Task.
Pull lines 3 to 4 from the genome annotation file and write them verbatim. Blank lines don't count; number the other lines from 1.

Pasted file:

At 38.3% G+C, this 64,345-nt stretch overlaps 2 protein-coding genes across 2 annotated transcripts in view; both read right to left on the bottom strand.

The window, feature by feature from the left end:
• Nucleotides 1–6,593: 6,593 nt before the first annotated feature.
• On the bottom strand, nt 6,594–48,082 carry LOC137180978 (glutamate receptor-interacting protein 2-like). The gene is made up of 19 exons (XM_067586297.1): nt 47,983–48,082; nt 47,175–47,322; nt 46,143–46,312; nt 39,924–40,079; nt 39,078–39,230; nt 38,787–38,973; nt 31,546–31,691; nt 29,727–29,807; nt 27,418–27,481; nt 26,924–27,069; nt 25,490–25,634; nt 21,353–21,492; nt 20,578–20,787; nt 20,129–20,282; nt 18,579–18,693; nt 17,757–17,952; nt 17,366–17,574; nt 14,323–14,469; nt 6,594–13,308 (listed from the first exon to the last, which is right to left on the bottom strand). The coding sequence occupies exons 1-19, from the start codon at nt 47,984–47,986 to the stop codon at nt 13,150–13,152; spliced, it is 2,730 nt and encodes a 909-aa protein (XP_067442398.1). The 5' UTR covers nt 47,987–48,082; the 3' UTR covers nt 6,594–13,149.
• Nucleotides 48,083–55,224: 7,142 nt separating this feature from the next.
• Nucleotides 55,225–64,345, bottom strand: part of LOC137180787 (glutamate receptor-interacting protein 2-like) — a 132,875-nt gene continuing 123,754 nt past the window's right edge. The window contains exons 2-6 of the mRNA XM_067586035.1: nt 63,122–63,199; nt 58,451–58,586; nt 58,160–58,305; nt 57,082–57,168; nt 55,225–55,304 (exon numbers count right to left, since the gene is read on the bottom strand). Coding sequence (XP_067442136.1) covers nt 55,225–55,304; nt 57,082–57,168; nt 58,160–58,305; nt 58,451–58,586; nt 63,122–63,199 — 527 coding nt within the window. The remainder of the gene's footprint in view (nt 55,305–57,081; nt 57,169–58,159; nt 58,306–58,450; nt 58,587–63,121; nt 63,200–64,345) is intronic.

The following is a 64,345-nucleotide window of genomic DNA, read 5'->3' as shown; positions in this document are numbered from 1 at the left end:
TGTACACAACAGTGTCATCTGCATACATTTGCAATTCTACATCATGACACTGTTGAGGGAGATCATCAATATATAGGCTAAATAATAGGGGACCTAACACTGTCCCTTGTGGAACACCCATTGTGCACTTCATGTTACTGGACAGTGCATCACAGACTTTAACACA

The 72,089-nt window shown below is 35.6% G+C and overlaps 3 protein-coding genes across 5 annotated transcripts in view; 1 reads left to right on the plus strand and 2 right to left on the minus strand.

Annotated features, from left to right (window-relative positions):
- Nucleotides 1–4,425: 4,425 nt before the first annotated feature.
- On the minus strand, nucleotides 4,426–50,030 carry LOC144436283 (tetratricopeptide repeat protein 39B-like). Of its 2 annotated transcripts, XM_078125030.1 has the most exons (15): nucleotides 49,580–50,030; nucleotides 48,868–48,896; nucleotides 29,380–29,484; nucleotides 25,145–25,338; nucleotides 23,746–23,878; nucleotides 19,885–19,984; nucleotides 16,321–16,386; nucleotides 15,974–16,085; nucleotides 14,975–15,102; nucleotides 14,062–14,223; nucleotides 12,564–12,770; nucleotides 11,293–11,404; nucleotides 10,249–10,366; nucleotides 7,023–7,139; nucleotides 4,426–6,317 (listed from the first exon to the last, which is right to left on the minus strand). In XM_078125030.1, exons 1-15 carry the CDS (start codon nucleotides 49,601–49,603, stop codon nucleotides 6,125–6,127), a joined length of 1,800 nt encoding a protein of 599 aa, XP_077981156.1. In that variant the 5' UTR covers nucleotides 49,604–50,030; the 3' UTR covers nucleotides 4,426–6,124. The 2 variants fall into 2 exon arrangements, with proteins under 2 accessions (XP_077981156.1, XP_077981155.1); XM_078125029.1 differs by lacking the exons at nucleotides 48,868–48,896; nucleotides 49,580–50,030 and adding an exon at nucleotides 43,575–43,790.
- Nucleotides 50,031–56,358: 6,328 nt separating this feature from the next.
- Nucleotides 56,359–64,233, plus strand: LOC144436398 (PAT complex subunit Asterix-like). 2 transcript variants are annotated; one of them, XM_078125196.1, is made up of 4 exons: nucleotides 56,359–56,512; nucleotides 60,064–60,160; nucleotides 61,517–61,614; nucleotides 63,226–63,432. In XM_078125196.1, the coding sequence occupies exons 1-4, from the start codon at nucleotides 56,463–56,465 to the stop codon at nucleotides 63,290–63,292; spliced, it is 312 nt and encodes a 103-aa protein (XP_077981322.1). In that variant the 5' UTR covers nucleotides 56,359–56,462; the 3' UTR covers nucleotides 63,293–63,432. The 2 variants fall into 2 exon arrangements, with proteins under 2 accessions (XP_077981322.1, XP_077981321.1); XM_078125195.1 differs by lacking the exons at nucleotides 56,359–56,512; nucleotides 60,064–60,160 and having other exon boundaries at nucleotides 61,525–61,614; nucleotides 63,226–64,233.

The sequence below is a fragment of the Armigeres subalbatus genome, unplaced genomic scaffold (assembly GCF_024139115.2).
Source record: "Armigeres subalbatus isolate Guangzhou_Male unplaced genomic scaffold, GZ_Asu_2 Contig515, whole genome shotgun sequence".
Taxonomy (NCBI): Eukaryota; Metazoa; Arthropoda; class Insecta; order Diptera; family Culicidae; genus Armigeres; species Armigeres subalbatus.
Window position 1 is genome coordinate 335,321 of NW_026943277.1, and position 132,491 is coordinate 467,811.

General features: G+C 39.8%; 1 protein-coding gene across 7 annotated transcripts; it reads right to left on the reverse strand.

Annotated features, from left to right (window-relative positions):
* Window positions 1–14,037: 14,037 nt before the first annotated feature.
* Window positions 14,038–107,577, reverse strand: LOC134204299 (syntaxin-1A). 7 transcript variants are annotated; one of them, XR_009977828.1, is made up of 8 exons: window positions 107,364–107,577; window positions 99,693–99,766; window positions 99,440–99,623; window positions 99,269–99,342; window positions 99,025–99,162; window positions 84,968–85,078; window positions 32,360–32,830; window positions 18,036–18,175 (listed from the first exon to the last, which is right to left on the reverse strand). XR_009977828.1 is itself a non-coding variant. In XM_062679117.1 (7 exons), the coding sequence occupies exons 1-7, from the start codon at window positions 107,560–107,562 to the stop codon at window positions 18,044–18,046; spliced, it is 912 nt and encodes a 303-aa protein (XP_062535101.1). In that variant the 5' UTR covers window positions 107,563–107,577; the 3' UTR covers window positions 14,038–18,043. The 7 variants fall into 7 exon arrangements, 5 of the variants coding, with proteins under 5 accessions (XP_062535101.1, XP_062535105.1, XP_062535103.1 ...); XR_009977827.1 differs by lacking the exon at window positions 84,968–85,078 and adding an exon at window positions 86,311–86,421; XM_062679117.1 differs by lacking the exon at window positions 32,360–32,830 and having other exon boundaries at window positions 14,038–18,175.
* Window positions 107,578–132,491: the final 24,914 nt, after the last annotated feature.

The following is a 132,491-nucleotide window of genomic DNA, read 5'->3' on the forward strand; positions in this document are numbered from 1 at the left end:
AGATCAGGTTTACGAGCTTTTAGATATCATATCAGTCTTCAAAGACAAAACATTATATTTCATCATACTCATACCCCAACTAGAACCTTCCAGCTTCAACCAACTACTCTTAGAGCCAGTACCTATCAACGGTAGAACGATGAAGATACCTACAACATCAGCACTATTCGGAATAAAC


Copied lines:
• Nucleotides 1–6,593: 6,593 nt before the first annotated feature.
• On the bottom strand, nt 6,594–48,082 carry LOC137180978 (glutamate receptor-interacting protein 2-like). The gene is made up of 19 exons (XM_067586297.1): nt 47,983–48,082; nt 47,175–47,322; nt 46,143–46,312; nt 39,924–40,079; nt 39,078–39,230; nt 38,787–38,973; nt 31,546–31,691; nt 29,727–29,807; nt 27,418–27,481; nt 26,924–27,069; nt 25,490–25,634; nt 21,353–21,492; nt 20,578–20,787; nt 20,129–20,282; nt 18,579–18,693; nt 17,757–17,952; nt 17,366–17,574; nt 14,323–14,469; nt 6,594–13,308 (listed from the first exon to the last, which is right to left on the bottom strand). The coding sequence occupies exons 1-19, from the start codon at nt 47,984–47,986 to the stop codon at nt 13,150–13,152; spliced, it is 2,730 nt and encodes a 909-aa protein (XP_067442398.1). The 5' UTR covers nt 47,987–48,082; the 3' UTR covers nt 6,594–13,149.